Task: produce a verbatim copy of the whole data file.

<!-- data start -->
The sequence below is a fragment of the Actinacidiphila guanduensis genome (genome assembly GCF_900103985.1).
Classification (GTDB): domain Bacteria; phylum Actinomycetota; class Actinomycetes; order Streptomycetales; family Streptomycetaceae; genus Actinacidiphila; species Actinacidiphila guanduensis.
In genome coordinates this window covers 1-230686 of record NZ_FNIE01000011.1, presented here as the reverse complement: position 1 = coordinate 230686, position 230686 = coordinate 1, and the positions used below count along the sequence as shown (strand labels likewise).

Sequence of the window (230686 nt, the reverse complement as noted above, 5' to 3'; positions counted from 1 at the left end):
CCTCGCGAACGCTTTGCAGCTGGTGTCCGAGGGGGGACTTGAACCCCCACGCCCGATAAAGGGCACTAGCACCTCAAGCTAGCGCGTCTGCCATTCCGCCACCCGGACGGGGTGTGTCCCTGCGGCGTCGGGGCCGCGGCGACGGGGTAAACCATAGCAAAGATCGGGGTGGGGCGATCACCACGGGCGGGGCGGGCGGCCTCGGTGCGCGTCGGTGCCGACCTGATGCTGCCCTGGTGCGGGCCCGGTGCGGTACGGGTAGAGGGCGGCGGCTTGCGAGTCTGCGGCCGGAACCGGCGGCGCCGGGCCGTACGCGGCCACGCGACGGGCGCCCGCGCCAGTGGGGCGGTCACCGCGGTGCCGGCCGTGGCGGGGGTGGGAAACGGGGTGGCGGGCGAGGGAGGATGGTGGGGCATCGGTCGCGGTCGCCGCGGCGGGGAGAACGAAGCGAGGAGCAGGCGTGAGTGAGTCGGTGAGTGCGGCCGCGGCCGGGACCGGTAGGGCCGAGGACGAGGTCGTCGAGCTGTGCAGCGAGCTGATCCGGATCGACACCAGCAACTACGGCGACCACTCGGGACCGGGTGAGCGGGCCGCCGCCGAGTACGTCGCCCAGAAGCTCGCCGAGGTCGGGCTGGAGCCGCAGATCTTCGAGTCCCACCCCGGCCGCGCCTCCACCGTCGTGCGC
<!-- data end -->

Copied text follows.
The sequence below is a fragment of the Actinacidiphila guanduensis genome (genome assembly GCF_900103985.1).
Classification (GTDB): domain Bacteria; phylum Actinomycetota; class Actinomycetes; order Streptomycetales; family Streptomycetaceae; genus Actinacidiphila; species Actinacidiphila guanduensis.
In genome coordinates this window covers 1-230686 of record NZ_FNIE01000011.1, presented here as the reverse complement: position 1 = coordinate 230686, position 230686 = coordinate 1, and the positions used below count along the sequence as shown (strand labels likewise).

Sequence of the window (230686 nt, the reverse complement as noted above, 5' to 3'; positions counted from 1 at the left end):
CCTCGCGAACGCTTTGCAGCTGGTGTCCGAGGGGGGACTTGAACCCCCACGCCCGATAAAGGGCACTAGCACCTCAAGCTAGCGCGTCTGCCATTCCGCCACCCGGACGGGGTGTGTCCCTGCGGCGTCGGGGCCGCGGCGACGGGGTAAACCATAGCAAAGATCGGGGTGGGGCGATCACCACGGGCGGGGCGGGCGGCCTCGGTGCGCGTCGGTGCCGACCTGATGCTGCCCTGGTGCGGGCCCGGTGCGGTACGGGTAGAGGGCGGCGGCTTGCGAGTCTGCGGCCGGAACCGGCGGCGCCGGGCCGTACGCGGCCACGCGACGGGCGCCCGCGCCAGTGGGGCGGTCACCGCGGTGCCGGCCGTGGCGGGGGTGGGAAACGGGGTGGCGGGCGAGGGAGGATGGTGGGGCATCGGTCGCGGTCGCCGCGGCGGGGAGAACGAAGCGAGGAGCAGGCGTGAGTGAGTCGGTGAGTGCGGCCGCGGCCGGGACCGGTAGGGCCGAGGACGAGGTCGTCGAGCTGTGCAGCGAGCTGATCCGGATCGACACCAGCAACTACGGCGACCACTCGGGACCGGGTGAGCGGGCCGCCGCCGAGTACGTCGCCCAGAAGCTCGCCGAGGTCGGGCTGGAGCCGCAGATCTTCGAGTCCCACCCCGGCCGCGCCTCCACCGTCGTGCGC